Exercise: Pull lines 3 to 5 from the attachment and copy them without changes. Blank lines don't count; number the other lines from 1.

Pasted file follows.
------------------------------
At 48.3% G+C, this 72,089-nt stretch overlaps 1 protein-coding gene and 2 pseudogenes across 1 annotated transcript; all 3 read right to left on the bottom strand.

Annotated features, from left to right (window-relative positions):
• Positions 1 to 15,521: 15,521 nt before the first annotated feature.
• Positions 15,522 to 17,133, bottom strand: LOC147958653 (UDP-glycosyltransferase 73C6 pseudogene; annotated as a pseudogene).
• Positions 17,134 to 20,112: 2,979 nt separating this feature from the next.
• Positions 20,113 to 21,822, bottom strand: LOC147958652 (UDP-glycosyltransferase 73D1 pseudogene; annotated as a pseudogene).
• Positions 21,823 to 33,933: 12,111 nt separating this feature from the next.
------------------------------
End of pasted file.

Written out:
• Positions 1 to 15,521: 15,521 nt before the first annotated feature.
• Positions 15,522 to 17,133, bottom strand: LOC147958653 (UDP-glycosyltransferase 73C6 pseudogene; annotated as a pseudogene).
• Positions 17,134 to 20,112: 2,979 nt separating this feature from the next.